The ADA requires an accessible pathway from the onsite accessible parking to the main entry door. The pathway may slope in the direction of travel, however, it must never slope more than 8.33% and the ADA has certain requirements regarding handrails, curbs, etc for ramps. In addition, the cross-slope (in a direction opposite of the direction of travel) must not exceed 2%. These are just some of the requirements as there are also requirements for size and location of the accessible pathway to name just a few.
The photograph above shows a pathway violation at a facility that I recently visited. The accessible pathway marked by the faded blue cross hatched area overlaps the sloped area of a drain. Anyone can see the overlap is clearly sloped over 2% which is almost flat. No measurements are necessary to determine the excessive cross slope and therefore this pathway could be the subject of a lawsuit by a serial plaintiff. In addition, it’s not appropriate to have a disabled person navigate around a drain that may be full of water during a rain storm.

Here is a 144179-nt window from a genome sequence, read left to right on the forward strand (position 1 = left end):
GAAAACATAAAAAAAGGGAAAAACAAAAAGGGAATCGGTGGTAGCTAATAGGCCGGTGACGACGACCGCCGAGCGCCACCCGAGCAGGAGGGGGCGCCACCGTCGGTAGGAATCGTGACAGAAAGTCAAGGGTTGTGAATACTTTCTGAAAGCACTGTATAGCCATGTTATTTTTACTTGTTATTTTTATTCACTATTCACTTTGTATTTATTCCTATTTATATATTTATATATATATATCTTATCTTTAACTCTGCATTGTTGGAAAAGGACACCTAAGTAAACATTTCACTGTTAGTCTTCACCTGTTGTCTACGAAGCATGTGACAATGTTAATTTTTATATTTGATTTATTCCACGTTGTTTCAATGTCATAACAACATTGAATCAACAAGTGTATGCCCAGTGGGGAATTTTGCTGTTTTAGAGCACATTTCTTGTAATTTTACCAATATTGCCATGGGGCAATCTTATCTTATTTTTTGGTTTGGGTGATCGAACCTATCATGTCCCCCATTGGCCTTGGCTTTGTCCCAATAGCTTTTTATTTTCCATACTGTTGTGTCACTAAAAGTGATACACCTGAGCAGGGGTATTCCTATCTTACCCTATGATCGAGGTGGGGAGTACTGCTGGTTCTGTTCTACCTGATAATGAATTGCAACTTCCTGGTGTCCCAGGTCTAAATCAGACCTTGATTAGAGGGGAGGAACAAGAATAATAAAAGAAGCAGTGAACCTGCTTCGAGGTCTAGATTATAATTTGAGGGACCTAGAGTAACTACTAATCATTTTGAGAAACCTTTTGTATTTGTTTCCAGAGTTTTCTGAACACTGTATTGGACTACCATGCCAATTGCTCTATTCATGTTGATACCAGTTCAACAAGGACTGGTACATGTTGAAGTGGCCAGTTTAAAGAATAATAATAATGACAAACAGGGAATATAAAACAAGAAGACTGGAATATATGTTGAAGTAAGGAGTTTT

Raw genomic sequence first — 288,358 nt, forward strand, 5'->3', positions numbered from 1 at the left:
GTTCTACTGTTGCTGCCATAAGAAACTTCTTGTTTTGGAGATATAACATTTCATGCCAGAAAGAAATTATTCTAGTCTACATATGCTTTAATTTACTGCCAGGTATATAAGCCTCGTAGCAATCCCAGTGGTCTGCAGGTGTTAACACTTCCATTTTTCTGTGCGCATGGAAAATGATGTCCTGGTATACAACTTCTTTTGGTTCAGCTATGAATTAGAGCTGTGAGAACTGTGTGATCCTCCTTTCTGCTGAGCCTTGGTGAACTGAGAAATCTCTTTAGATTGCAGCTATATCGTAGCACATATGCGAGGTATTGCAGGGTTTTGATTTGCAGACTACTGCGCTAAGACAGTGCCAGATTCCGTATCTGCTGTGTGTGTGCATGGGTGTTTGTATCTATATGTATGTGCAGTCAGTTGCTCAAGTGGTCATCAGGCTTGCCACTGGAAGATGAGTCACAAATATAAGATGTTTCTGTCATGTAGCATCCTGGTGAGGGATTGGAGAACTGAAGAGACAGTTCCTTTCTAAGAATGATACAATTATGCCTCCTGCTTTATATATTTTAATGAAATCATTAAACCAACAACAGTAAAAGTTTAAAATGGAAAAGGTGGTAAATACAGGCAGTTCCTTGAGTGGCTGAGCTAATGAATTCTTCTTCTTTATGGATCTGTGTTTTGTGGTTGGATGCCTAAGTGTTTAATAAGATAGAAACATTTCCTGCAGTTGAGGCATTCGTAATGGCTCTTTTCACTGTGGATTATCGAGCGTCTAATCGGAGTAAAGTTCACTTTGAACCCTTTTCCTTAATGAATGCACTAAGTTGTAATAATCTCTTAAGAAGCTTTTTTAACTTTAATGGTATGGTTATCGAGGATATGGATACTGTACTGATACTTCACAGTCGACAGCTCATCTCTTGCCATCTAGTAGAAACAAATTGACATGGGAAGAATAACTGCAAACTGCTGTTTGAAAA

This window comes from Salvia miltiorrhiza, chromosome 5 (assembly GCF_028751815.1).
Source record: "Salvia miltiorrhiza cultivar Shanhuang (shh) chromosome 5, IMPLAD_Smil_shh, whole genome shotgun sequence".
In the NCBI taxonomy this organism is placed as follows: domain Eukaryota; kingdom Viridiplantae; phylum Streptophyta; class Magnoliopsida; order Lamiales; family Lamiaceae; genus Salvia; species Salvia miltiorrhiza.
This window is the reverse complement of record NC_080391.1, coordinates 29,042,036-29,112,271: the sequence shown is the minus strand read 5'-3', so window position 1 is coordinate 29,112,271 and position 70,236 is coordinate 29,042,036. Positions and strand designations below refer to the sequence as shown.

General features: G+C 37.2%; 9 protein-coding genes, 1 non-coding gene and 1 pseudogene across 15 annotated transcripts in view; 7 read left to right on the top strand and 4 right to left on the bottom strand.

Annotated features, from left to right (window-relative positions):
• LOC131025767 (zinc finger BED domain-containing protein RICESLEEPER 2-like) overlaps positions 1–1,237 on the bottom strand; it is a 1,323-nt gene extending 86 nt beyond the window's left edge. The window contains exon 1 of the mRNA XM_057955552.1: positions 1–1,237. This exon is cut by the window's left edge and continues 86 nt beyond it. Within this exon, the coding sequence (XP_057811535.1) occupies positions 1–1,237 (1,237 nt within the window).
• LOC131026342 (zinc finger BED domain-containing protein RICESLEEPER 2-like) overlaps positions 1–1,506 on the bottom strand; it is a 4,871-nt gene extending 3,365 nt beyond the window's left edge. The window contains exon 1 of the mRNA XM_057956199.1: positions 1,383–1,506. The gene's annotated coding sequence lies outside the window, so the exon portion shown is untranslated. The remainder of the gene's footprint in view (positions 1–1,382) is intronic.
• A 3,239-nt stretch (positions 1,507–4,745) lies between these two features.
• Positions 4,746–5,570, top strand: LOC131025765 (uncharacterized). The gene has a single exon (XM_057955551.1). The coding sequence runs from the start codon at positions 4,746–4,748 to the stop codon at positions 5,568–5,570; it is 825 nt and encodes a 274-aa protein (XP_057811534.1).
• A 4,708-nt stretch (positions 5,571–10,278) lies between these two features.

Although not shown in the photograph, another violation of the pathway is that it requires a disabled person in a wheelchair to wheel behind a car that is not their own. This is dangerous because someone backing out of a parking space may not see a disabled person in a wheelchair behind them.